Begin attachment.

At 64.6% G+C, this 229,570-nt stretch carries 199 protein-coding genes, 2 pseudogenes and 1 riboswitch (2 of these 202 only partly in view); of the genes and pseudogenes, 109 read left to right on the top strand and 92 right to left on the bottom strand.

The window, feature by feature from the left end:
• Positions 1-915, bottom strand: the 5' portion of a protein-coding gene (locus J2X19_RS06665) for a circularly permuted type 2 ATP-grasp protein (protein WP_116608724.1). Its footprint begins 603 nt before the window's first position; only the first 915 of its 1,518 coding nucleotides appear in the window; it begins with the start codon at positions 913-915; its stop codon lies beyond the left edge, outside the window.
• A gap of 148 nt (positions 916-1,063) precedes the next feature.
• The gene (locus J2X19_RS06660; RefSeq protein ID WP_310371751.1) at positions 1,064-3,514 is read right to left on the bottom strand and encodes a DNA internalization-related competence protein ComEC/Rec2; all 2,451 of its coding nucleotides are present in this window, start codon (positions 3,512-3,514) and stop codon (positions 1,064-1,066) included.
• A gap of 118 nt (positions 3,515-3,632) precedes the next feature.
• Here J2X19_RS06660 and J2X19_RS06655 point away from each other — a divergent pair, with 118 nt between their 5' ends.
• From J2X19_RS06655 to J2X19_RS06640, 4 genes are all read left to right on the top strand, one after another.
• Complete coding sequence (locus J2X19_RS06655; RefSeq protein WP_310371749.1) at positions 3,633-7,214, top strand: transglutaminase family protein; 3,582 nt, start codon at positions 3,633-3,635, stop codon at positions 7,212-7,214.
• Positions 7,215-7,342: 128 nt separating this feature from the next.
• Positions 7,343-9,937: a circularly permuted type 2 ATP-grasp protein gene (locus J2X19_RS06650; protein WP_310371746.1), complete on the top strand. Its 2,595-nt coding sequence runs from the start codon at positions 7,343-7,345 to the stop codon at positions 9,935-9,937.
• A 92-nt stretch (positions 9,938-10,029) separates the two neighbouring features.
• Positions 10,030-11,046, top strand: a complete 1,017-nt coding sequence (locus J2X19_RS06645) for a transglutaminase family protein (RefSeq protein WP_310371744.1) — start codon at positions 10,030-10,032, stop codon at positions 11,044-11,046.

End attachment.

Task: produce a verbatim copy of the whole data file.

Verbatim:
At 64.6% G+C, this 229,570-nt stretch carries 199 protein-coding genes, 2 pseudogenes and 1 riboswitch (2 of these 202 only partly in view); of the genes and pseudogenes, 109 read left to right on the top strand and 92 right to left on the bottom strand.

The window, feature by feature from the left end:
• Positions 1-915, bottom strand: the 5' portion of a protein-coding gene (locus J2X19_RS06665) for a circularly permuted type 2 ATP-grasp protein (protein WP_116608724.1). Its footprint begins 603 nt before the window's first position; only the first 915 of its 1,518 coding nucleotides appear in the window; it begins with the start codon at positions 913-915; its stop codon lies beyond the left edge, outside the window.
• A gap of 148 nt (positions 916-1,063) precedes the next feature.
• The gene (locus J2X19_RS06660; RefSeq protein ID WP_310371751.1) at positions 1,064-3,514 is read right to left on the bottom strand and encodes a DNA internalization-related competence protein ComEC/Rec2; all 2,451 of its coding nucleotides are present in this window, start codon (positions 3,512-3,514) and stop codon (positions 1,064-1,066) included.
• A gap of 118 nt (positions 3,515-3,632) precedes the next feature.
• Here J2X19_RS06660 and J2X19_RS06655 point away from each other — a divergent pair, with 118 nt between their 5' ends.
• From J2X19_RS06655 to J2X19_RS06640, 4 genes are all read left to right on the top strand, one after another.
• Complete coding sequence (locus J2X19_RS06655; RefSeq protein WP_310371749.1) at positions 3,633-7,214, top strand: transglutaminase family protein; 3,582 nt, start codon at positions 3,633-3,635, stop codon at positions 7,212-7,214.
• Positions 7,215-7,342: 128 nt separating this feature from the next.
• Positions 7,343-9,937: a circularly permuted type 2 ATP-grasp protein gene (locus J2X19_RS06650; protein WP_310371746.1), complete on the top strand. Its 2,595-nt coding sequence runs from the start codon at positions 7,343-7,345 to the stop codon at positions 9,935-9,937.
• A 92-nt stretch (positions 9,938-10,029) separates the two neighbouring features.
• Positions 10,030-11,046, top strand: a complete 1,017-nt coding sequence (locus J2X19_RS06645) for a transglutaminase family protein (RefSeq protein WP_310371744.1) — start codon at positions 10,030-10,032, stop codon at positions 11,044-11,046.